311 F.2d 294 (2nd Cir. 1962), 94, Ferrara v. Sheraton McAlpin Corp.
|Docket Nº:||94, 27460.|
|Citation:||311 F.2d 294|
|Party Name:||Elizabeth FERRARA, Plaintiff-Appellee, v. SHERATON McALPIN CORPORATION, Defendant-Appellant.|
|Case Date:||December 10, 1962|
|Court:||United States Courts of Appeals, Court of Appeals for the Second Circuit|
Argued Oct. 30, 1962.
Theodore H. Friedman, New York City (Jacob Rassner, New York City, on the brief), for plaintiff-appellee.
Jacob L. Rothstein, Brooklyn, N.Y. (Abraham Richmond, Brooklyn, N.Y., on the brief), for defendant-appellant.
Before CLARK, FRIENDLY and MARSHALL, Circuit Judges.
MARSHALL, Circuit Judge.
This is an appeal by the Sheraton McAlpin Corporation, defendant below, from a judgment of $7,500 entered in favor of the plaintiff, Mrs. Elizabeth Ferrara, by the United States District Court for the Southern District of New York after a trial before Judge Cashin and a jury. Because plaintiff is a resident of Massachusetts and defendant is incorporated in New York, and because plaintiff's complaint adequately stated a claim in excess of $10,000, jurisdiction is properly founded upon 28 U.S.C.A. § 1332.
Plaintiff brought her action to recover damages for personal injuries sustained on January 26, 1958 when she slipped and fell in a bathtub while a guest in defendant's hotel. Her complaint alleged that the injuries resulted from the negligence of the defendant in permitting a 'foreign and slippery substance,' described at trial as a white powder having the appearance of plaster-of-paris, to accumulate and remain in the bathtub. The attempt of the plaintiff to establish defendant's negligence was based upon her own testimony and that of her two sisters, with whom she shared the hotel room.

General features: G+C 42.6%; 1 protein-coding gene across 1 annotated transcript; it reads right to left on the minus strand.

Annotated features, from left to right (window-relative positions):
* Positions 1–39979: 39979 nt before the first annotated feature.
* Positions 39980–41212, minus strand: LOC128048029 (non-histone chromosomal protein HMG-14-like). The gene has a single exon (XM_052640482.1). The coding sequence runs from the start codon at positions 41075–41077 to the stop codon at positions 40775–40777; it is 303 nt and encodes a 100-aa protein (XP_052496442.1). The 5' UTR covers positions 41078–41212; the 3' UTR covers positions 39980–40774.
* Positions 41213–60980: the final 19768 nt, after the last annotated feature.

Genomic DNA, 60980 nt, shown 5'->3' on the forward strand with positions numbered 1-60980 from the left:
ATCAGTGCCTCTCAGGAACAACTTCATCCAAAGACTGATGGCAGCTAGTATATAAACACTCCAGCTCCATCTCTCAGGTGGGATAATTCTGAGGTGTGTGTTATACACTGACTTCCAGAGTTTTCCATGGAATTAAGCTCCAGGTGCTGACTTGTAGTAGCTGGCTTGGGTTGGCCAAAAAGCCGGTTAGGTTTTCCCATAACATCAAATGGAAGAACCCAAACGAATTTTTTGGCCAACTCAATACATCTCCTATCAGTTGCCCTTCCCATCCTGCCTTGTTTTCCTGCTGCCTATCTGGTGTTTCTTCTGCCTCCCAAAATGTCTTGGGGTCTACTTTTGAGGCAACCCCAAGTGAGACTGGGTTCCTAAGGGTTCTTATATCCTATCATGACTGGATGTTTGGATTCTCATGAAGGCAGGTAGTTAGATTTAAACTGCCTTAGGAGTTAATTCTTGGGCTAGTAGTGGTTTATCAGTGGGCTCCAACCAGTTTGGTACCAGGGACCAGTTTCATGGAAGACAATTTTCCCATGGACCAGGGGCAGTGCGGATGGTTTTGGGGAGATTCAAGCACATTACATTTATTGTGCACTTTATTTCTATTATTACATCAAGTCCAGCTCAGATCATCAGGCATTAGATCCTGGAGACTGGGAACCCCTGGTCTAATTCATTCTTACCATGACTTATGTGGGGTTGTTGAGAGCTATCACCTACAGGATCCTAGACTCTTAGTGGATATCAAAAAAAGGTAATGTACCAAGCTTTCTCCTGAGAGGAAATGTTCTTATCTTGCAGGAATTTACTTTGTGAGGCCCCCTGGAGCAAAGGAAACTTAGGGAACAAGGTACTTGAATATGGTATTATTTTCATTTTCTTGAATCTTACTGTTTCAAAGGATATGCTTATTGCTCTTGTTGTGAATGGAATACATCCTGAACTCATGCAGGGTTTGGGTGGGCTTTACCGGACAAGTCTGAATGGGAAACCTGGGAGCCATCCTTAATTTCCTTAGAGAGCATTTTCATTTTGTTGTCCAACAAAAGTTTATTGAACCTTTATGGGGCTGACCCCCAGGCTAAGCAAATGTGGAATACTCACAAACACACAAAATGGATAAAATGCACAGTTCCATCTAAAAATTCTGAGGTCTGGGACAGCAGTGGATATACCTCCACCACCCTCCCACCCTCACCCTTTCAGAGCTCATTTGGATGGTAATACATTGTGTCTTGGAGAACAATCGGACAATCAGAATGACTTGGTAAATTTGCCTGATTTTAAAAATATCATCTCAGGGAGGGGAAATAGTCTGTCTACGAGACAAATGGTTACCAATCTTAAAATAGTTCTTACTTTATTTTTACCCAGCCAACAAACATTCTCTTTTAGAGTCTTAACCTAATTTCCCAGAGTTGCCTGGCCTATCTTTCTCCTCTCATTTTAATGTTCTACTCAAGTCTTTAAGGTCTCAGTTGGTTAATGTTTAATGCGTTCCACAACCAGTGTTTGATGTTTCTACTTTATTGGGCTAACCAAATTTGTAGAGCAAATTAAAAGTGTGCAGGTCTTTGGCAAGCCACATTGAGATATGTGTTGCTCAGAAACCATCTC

The plaintiff testified that when she stepped into the bathtub sometime after 10 a.m., on January 26, 1958, and before she had turned on the water for a shower, 'I stepped something a little pinchy'-- 'it was something kind of sharp' and 'it stuck in the bottom of my foot'-- causing her to slip and hit her head and shoulder against the side of the tub. She further testified that although she always wore her glasses because she could not see without them, she did not wear them when she went into the bathroom on the morning of the accident and had noticed nothing in the bathtub either that morning or at any time after 7 p.m., the prior evening, when she and her two sisters had registered at the hotel.
The plaintiff's sisters testified that they each had noticed a white substance in the bathtub at sometime during the prior evening, that none of them used the bathtub that evening, and that the condition of the bathtub at 10 a.m. on the day of the accident had not changed from what it was the night before. Although both sisters knew of the presence of the white substance in the bathtub, neither the plaintiff nor the hotel was at any time notified of the existence of the condition. One of the sisters testified that shortly after the accident she cleaned out the bathtub and took a shower. Both of the sisters also testified that a metal fixture, variously described as a 'bracket,' 'plate,' 'iron thing,' and possibly 'shower pipe,' was loose from the tile or plaster above the bathtub.
This testimony raised the standard question in a negligence case of whether the defendant had met its duty of exercising due care under all of the circumstances to prevent or remove the accumulation in the bathtub of the white substance which plaintiff alleged caused her to fall and be injured. In sending this question to the jury, the trial judge charged:
'On the question of notice as to the condition of the tub, that notice can either be actual or constructive notice. That is, you can infer from the testimony, from the facts as you heard them, whether or not...
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